Dems support FCC political disclosure

By on Sep, 18 2014 with Comments 0

U.S. CongressEnergy and Commerce Committee leaders Henry Waxman (D-CA) and Anna Eshoo (D-CA), along with Sen. Bill Nelson (D-FL), have written FCC Chairman Tom Wheeler and his 8th Floor colleagues seeking to have the political disclosure rules currently applicable to broadcast television imposed as well on radio, cable and satellite entities.

They wrote in support of a petition initiated by three public watchdogs: Campaign Legal Center, Common Cause and the Sunlight Foundation.

The NAB would also like to see cable and satellite share the same burden as broadcast television since they are direct competitors. It is worried, however, that such a burden would be too much for many small radio stations, and moreover, the sudden flood of radio station uploads into the FCC’s database may be more than it can handle.

Here is the text of the Waxman-Eshoo letter:
The Honorable Tom Wheeler, Chairman
Federal Communications Commission
445 12th Street, S.W.
Washington, D.C. 20554
Dear Chairman Wheeler,

We write in strong support of the July 31, 2014, petition for rulemaking filed by the Campaign Legal Center, Common Cause, and the Sunlight Foundation. Adoption of this petition would enhance campaign disclosure by requiring cable, satellite, and broadcast radio stations to post existing political file documents to the FCC’s online database. As of July 1, 2014, all broadcast television stations are already subject to this simple requirement which greatly improves the accessibility of the political advertising data disclosed in the political file.

The 2014 election is projected to be the most expensive midterm election cycle in U.S. history. Spending on political television advertisements is expected to surpass $2.4 billion in the 2014 election cycle, a 70 percent increase over 2010. Even more concerning is the rapid increase in spending by outside groups, many of which are not required to disclose donors or expenditures to the Federal Election Commission (FEC). According to the Center for Responsive Politics, outside spending to date in the 2014 election cycle is three times higher than at this point in 2010.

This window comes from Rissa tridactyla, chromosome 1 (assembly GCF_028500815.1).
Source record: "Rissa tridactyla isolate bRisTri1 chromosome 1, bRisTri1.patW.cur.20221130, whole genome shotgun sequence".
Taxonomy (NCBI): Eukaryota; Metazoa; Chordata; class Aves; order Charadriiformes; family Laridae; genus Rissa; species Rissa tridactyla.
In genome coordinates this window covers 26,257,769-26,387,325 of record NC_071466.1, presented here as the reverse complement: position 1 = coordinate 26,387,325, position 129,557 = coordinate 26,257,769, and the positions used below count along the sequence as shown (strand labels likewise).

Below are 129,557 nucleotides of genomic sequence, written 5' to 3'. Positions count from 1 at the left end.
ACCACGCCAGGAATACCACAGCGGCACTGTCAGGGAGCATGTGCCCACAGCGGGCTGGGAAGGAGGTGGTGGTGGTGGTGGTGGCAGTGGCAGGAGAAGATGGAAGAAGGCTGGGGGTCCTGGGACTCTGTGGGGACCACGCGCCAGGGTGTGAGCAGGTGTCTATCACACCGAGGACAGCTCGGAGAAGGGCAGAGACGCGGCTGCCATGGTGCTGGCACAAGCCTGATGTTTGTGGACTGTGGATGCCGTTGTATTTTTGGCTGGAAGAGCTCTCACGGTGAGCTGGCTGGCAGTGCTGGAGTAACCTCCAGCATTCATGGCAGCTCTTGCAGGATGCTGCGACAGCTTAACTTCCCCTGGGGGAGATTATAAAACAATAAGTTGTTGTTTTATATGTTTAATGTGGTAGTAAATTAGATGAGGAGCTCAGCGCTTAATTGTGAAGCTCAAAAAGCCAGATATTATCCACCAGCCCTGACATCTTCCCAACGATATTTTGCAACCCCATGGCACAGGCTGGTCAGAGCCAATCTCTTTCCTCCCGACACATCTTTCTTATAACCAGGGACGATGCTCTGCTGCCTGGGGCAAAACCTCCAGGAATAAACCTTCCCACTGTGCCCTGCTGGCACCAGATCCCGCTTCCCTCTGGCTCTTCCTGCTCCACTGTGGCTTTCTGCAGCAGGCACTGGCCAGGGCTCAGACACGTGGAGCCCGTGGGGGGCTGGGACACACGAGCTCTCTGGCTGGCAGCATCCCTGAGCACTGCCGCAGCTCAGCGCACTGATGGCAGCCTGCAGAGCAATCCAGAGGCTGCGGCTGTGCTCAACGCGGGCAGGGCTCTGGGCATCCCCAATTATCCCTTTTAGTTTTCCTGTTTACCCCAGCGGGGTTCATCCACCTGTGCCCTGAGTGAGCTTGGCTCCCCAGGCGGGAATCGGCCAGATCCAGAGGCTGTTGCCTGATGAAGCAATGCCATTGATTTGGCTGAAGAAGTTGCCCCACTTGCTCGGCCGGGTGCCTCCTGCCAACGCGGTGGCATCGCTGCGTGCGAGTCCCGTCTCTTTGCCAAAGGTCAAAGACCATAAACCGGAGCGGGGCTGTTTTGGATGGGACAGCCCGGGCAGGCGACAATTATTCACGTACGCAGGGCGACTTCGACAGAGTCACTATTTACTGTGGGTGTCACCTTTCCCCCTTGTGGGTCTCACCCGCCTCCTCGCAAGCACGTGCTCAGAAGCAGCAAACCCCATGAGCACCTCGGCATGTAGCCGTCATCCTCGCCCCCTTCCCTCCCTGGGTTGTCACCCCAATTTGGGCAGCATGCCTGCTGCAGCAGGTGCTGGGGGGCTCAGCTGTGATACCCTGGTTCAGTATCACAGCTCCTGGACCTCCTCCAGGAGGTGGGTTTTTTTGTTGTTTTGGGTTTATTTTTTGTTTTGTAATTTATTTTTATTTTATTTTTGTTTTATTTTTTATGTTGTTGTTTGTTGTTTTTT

As outlined in the rulemaking petition, cable and satellite providers have seen an increasing share of political spending over the last several election cycles. In 2014, experts predict that cable will account for a quarter of all televised political advertising nationwide. Broadcast radio is also expected to see increased political advertising in the 2014 cycle, with projected revenues of over $400 million. Given this trend, it’s imperative that the FCC expand its online filing requirement to cable and satellite operators, as well as broadcast radio licensees.

We also urge the FCC to consider taking steps to enhance the accessibility of online political file documents. For example, requiring online filings to be uploaded to the FCC’s database in a standardized or searchable format would substantially improve the ability of the public, journalists, and policymakers to aggregate and analyze political spending data.

The proposed rulemaking would require all political advertisements, regardless of whether they are aired on broadcast television, cable, satellite, or radio, to be disclosed in a single, comprehensive online database. When combined with improved accessibility of these documents, this will provide the public with a simple and straightforward means to access public information that is already disclosed in each operator’s political file. This action is especially important given that the political file can shed light on the expenditures of outside groups that are not subject to oversight by the FEC.

We urge you to take these commonsense steps to improve transparency and ensure unfettered public access to this critically important information.

Sincerely,
Anna G. Eshoo
Henry A. Waxman
Bill Nelson

About The Author: RBR+TVBR has been reporting on the business of broadcasting for nearly three decades. Beholden to no one, it is independently owned.

Comments are closed.